Transformational Social Therapy, that is designed to foster democratic participation and community problem solving in the most difficult settings: those where social bonds have been severed by violence, actual or potential, making democratic dialogue and collaborative action nearly impossible. We define violence broadly, to include harm from pathological social structures and institutions as well as from persons in the immediate environment, harm that is emotional as well as physical, and may be inflicted on oneself as well as on others. This means that in schools violence can appear as the physical or emotional aggression involved, for instance, in bullying (whether by students, teachers or others), but also through overly authoritarian leadership or through unjust and inequitable structures and practices that fan prejudices, stigmatize, and are generally harmful to the well- being of school members.  Typically, these settings are marked by a pervasive sense of victimhood in the face of the violence, a failure by participants to acknowledge their responsibility (however small) in perpetuating the violence, and feelings of powerlessness to bring about the needed change:  for, if we are victims and are not responsible, it is “they” or something other than ourselves that must change. 


Transformational Social Therapy (TST) was developed by Charles Rojzman, based on extensive work undertaken over the past fifteen years, which has involved a joint interrogation of theory and practice.  It is a theory-based practice that can be applied to any settings where people need to work together to address problems that affect them, but are unable to do so because their social connections have been severed through various forms of violence.  In spite of its name, TST is not traditional therapy.  Its main focus is on institutional, community and even societal transformation rather than on the individual or the group.  It offers a process for involvement (through a particular form of group dialogue) that draws from depth psychology and therapeutic practice and leads to collective action that is grounded in the particularities of a given setting.  TST is a relatively short intervention.  Interventions may consist of a series of two-day meetings/workshops, separated by one or more months (5 or 6 months, in the case of the project featured in this paper), involving one or more primary groups of those “suffer the problem on the ground.”  The intervention also connects the work of these groups to local decision makers (often called a “witness group”) who are not involved in the group process but have participated in its creation and are invested in considering its proposals for action.  Conceptually, the TST group goes through five phases:  (a) pre-task (group formation; here participants recreate their realities and relations to authority); (b) becoming a group (participants drop their masks, speak freely, and develop trust and relationships, (c) coming to a group contract (deciding what participants will do together), (e) proposals for action.  These stages are fluid rather than sequential. The facilitator’s role changes in the course of the process, as group members take on responsibility for constructing their collective knowledge, developing action plans and carrying them to completion.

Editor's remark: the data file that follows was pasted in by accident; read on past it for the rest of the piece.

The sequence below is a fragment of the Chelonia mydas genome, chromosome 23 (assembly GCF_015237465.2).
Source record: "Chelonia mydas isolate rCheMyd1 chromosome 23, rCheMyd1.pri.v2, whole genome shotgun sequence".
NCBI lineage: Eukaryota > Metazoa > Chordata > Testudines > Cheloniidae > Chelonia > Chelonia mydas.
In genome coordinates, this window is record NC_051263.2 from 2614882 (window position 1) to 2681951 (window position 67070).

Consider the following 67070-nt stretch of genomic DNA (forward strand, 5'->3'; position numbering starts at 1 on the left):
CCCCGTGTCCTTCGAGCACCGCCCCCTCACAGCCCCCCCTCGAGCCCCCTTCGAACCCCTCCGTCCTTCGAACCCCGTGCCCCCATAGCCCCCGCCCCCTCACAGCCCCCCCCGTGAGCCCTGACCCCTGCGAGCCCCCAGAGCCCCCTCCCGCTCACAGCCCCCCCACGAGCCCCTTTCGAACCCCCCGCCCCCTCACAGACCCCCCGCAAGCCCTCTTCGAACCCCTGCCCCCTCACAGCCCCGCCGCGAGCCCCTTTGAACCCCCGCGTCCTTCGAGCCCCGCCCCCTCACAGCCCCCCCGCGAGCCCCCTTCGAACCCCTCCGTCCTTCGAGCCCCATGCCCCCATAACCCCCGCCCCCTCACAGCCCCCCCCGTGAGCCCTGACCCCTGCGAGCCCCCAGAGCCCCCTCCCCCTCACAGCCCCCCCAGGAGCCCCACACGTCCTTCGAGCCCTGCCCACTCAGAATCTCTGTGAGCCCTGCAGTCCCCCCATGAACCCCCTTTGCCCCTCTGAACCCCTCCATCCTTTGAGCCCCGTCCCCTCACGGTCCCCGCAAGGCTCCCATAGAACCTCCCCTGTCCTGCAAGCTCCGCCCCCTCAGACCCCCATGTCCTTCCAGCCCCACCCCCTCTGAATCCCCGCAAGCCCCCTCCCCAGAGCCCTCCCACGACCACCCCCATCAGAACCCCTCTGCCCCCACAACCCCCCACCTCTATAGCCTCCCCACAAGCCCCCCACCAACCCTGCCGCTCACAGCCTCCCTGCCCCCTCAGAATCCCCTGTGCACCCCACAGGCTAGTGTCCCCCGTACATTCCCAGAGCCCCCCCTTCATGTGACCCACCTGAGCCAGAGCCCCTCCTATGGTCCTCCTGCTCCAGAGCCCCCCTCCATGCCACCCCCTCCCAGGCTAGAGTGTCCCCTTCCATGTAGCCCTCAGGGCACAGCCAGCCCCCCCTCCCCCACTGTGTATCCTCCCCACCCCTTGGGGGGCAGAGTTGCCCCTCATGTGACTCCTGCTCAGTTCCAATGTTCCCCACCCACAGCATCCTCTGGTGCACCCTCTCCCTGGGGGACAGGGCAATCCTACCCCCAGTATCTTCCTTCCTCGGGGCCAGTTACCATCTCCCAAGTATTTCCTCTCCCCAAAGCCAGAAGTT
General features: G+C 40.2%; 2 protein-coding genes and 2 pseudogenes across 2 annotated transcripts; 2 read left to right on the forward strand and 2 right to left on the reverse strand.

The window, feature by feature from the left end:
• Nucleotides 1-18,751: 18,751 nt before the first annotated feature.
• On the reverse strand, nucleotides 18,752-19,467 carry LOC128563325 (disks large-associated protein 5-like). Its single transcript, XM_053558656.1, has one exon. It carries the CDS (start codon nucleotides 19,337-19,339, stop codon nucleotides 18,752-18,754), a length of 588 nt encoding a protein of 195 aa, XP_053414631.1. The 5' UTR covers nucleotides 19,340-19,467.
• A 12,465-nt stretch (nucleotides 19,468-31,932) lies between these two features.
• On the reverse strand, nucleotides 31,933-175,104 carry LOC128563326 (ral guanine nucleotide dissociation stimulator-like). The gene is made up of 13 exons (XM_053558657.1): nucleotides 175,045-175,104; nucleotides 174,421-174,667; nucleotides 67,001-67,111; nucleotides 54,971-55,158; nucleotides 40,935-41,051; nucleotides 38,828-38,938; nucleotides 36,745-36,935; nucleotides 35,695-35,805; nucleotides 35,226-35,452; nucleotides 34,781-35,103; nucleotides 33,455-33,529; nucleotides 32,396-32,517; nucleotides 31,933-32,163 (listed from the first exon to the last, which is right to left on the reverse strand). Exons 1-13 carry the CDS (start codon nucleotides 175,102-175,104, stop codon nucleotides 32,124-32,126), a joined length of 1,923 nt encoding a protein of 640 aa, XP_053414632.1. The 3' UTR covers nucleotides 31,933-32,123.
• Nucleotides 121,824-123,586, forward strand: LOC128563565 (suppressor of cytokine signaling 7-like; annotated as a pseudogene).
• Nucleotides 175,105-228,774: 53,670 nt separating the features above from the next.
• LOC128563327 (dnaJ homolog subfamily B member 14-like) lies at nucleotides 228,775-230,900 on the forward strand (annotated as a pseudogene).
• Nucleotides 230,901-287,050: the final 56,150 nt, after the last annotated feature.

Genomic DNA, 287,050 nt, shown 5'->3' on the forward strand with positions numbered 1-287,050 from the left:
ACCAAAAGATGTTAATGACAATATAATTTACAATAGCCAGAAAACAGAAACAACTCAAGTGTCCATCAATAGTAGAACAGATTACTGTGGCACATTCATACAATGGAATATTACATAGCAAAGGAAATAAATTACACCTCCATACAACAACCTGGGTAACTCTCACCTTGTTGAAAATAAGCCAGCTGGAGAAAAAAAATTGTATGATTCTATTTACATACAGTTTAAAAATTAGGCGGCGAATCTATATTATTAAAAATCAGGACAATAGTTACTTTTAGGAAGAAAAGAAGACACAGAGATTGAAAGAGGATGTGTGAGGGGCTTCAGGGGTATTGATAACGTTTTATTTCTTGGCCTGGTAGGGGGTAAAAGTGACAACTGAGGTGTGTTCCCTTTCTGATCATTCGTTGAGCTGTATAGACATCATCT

The idea here is that expert solutions are not viable in the face of complex and fast changing local environments.  Rather, local people, collectively, are the experts.  The role of the outsider is to help them span the social barriers that divide them and prevent their communication, gather their collective knowledge, and participate fully in democratic action to address problems that directly and concretely affect their lives.  TST thus falls in the tradition of practical and strong (participatory) democracy (see for instance the work of William Boyte and Benjamin Barber).